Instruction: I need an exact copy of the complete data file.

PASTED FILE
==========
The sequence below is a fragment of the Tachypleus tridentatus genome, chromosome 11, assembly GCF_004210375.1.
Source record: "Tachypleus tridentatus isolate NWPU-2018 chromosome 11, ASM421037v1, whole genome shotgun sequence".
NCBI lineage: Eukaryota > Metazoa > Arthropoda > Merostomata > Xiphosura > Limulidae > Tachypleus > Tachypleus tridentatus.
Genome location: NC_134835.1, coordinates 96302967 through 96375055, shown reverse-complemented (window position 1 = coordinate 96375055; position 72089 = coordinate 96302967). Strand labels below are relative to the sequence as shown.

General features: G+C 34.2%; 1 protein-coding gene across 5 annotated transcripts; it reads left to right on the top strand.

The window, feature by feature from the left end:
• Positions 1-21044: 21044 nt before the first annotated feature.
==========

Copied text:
The sequence below is a fragment of the Tachypleus tridentatus genome, chromosome 11, assembly GCF_004210375.1.
Source record: "Tachypleus tridentatus isolate NWPU-2018 chromosome 11, ASM421037v1, whole genome shotgun sequence".
NCBI lineage: Eukaryota > Metazoa > Arthropoda > Merostomata > Xiphosura > Limulidae > Tachypleus > Tachypleus tridentatus.
Genome location: NC_134835.1, coordinates 96302967 through 96375055, shown reverse-complemented (window position 1 = coordinate 96375055; position 72089 = coordinate 96302967). Strand labels below are relative to the sequence as shown.

General features: G+C 34.2%; 1 protein-coding gene across 5 annotated transcripts; it reads left to right on the top strand.

The window, feature by feature from the left end:
• Positions 1-21044: 21044 nt before the first annotated feature.